Focus on Learning is Key to Success for ADRF’s Julie Song
For Julie Song, president of Advanced RF Technologies Inc., embracing the value of learning has helped drive not only her career but also the growth of her business.
Song grew up in Los Angeles and studied electrical engineering at the University of California at San Diego, a relatively unusual choice for a young woman at that time. She started her career in communication systems engineering at the aerospace company TRW, which was later acquired by Northrop Grumman Corp., but changed course after about a year on the job.
“It was an interesting job, but I think I realized I may not want to be an engineer for the rest of my life,” Song said.
Willing to adapt, she took a year off and went to Korea, where she studied language at Seoul National University and spent time carefully considering what she wanted to do with her career. She decided to go to business school and earned her Master of Business Administration, Strategic Operations, from Cornell University in 2005, followed by an internship in the automotive space at General Motors.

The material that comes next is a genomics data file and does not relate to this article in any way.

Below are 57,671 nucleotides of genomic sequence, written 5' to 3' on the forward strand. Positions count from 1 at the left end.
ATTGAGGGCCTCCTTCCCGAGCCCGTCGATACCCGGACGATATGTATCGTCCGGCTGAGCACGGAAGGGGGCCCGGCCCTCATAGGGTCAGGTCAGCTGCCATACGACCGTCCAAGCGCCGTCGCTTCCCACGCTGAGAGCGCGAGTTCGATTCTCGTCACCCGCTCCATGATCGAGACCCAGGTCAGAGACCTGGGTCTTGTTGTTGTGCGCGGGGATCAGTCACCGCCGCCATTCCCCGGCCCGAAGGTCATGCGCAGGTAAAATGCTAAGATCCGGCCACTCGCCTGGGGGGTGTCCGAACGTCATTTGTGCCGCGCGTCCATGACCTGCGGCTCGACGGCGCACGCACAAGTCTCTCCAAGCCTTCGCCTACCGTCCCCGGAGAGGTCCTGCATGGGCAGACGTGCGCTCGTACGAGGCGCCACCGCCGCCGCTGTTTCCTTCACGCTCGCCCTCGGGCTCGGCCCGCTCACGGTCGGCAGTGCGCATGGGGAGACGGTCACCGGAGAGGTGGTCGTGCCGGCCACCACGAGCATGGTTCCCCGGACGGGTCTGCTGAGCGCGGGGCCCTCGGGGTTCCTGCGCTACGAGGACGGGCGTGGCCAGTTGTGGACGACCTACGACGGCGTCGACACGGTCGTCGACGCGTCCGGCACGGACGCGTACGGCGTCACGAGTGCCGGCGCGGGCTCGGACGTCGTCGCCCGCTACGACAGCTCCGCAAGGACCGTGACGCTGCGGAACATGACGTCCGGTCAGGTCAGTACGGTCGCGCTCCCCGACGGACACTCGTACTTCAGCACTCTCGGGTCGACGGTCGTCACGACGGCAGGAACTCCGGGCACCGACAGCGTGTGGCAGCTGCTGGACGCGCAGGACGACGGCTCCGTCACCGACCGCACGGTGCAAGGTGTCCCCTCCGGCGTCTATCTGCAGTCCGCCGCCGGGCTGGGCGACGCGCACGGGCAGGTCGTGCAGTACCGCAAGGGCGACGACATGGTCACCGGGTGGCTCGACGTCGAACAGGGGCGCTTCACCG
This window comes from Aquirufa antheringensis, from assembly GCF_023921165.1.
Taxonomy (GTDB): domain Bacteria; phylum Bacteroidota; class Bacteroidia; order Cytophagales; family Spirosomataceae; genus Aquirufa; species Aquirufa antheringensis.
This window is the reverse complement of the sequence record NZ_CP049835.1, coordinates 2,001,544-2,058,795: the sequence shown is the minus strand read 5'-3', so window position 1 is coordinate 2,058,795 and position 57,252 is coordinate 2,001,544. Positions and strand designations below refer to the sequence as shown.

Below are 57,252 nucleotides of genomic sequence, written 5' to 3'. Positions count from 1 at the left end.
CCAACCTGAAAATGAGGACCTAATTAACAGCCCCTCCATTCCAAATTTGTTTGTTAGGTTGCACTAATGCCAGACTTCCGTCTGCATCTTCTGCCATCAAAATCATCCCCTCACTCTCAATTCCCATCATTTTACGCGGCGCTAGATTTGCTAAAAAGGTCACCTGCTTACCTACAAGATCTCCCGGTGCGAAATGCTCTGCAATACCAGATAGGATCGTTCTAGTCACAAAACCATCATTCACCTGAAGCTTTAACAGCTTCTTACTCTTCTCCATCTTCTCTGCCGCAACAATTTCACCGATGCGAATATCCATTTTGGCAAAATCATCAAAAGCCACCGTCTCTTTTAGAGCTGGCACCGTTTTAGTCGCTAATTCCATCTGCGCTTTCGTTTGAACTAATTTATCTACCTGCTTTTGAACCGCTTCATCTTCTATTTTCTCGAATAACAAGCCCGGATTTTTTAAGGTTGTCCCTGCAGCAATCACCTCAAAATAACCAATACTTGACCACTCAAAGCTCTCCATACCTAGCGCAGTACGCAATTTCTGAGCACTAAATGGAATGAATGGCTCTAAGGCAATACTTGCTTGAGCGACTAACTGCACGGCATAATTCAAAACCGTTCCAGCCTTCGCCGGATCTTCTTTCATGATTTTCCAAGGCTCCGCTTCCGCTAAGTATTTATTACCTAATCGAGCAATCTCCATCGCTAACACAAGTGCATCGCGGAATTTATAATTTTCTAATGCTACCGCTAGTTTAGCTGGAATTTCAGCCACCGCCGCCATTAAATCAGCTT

“I got a good taste of engineering and business and realized I liked both,” Song said. “I liked the intersection of both.”
Returning to L.A. in 2006, Song began working for ADRF, the coverage solutions company her father founded in 1999. ADRF, which provides distributed antenna systems, repeaters and antennas, started out as a small company and has grown to about 100 employees worldwide.
“I didn’t think I would work for the family business, but I ended up joining and I’ve been there for 14 years,” Song said. “Being part of a small, family-run company, I think I’ve literally done almost every job, and I’ve gotten to see every facet of the business from accounting to sales to technical support to marketing and product development. It’s been interesting seeing the business holistically and helping it grow.”
That holistic view of the company has been crucial for developing her leadership style. Song is now ADRF’s president.
“For me, it’s hard to manage someone if I don’t really understand what they do,” said Song. “It does make it easier to relate to people and understand their jobs, having done it myself for a short period.”